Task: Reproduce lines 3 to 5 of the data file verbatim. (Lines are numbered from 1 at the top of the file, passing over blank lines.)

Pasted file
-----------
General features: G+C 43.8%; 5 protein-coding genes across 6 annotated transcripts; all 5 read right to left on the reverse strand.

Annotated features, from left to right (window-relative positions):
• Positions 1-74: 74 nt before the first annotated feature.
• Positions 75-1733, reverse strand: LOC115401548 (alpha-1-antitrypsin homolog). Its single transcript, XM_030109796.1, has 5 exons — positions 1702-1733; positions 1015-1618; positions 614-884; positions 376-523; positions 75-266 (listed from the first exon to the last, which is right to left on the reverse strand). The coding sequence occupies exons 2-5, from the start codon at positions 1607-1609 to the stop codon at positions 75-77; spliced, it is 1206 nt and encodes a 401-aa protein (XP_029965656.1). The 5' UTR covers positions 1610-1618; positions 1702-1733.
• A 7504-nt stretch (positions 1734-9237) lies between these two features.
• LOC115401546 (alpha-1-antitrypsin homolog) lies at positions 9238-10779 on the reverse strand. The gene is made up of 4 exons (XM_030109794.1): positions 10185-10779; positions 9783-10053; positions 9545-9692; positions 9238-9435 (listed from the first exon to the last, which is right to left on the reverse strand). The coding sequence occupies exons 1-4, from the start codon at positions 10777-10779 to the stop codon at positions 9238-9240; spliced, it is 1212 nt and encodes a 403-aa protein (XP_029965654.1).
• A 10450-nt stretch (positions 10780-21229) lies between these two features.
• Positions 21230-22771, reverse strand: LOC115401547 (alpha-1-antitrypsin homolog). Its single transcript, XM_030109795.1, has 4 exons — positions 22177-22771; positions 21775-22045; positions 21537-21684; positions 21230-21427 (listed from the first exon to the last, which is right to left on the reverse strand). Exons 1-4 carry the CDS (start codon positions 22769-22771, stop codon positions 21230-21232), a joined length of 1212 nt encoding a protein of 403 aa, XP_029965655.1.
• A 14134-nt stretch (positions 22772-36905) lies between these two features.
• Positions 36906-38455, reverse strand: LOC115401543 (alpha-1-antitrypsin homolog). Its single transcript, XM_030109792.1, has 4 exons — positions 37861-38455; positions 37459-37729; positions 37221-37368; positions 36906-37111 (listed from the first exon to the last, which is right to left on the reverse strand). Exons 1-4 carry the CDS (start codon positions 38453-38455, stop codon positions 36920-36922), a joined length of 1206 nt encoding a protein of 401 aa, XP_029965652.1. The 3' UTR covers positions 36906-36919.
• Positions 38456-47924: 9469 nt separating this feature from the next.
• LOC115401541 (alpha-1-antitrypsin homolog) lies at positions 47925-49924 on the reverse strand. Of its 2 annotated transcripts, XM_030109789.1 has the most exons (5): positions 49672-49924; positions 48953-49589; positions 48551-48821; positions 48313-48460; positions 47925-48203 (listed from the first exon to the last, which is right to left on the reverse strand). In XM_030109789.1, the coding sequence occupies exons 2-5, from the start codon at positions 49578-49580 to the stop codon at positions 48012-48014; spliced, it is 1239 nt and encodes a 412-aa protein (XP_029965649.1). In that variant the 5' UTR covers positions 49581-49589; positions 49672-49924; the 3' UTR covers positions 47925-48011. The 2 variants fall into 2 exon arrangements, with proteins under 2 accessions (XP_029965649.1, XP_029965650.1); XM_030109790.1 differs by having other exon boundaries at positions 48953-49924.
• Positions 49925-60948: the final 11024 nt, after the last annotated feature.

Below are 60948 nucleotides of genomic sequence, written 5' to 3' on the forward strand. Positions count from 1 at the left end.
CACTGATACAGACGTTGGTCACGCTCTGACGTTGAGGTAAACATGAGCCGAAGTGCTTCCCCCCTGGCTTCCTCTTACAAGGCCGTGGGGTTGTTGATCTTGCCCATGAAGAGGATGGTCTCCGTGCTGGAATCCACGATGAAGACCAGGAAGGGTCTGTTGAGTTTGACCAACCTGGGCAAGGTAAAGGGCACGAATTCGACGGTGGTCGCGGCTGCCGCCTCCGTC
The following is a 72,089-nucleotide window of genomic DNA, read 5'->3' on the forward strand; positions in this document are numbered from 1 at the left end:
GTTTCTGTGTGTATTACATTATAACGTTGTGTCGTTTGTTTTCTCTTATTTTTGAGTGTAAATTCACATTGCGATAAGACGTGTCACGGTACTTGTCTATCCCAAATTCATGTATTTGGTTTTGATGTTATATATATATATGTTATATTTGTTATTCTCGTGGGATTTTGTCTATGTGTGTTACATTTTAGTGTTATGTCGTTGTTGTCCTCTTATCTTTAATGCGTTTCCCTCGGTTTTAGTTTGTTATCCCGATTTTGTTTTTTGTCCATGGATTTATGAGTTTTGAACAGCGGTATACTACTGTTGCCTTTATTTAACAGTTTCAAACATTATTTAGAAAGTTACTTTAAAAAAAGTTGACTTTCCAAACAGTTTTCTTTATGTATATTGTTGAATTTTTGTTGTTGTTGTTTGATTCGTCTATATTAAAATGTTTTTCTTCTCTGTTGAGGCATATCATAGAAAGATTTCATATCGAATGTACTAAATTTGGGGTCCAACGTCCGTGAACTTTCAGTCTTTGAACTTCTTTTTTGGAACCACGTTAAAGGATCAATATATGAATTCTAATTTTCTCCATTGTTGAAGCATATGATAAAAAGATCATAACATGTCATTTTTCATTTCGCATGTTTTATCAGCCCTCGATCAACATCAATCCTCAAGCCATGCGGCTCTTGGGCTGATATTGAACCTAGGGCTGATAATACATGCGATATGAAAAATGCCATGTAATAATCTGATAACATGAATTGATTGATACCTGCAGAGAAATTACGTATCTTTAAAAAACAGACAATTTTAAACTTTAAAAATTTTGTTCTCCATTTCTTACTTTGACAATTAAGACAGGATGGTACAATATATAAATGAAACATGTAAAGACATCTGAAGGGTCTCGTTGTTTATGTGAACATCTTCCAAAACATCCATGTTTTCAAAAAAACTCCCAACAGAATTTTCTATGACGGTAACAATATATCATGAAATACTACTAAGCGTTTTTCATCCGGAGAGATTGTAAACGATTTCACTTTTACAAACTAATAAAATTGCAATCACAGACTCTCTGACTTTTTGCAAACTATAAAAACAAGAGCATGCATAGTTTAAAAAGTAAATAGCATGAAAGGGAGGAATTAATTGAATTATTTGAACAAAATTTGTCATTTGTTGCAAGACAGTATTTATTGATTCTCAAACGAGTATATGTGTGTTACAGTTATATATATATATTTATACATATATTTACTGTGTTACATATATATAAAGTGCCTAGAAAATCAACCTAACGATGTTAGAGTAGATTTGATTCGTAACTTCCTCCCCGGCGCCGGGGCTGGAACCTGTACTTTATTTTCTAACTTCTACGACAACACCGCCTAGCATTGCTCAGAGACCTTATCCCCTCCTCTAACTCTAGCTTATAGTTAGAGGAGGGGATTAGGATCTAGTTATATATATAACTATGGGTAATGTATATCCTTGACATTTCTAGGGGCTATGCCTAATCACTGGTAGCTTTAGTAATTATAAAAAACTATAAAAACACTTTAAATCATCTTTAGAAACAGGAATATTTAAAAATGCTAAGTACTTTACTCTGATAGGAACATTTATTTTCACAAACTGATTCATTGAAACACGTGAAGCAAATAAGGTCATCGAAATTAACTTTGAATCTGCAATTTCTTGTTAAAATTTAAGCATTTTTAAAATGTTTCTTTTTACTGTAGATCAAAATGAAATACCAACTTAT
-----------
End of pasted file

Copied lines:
• Positions 1-74: 74 nt before the first annotated feature.
• Positions 75-1733, reverse strand: LOC115401548 (alpha-1-antitrypsin homolog). Its single transcript, XM_030109796.1, has 5 exons — positions 1702-1733; positions 1015-1618; positions 614-884; positions 376-523; positions 75-266 (listed from the first exon to the last, which is right to left on the reverse strand). The coding sequence occupies exons 2-5, from the start codon at positions 1607-1609 to the stop codon at positions 75-77; spliced, it is 1206 nt and encodes a 401-aa protein (XP_029965656.1). The 5' UTR covers positions 1610-1618; positions 1702-1733.
• A 7504-nt stretch (positions 1734-9237) lies between these two features.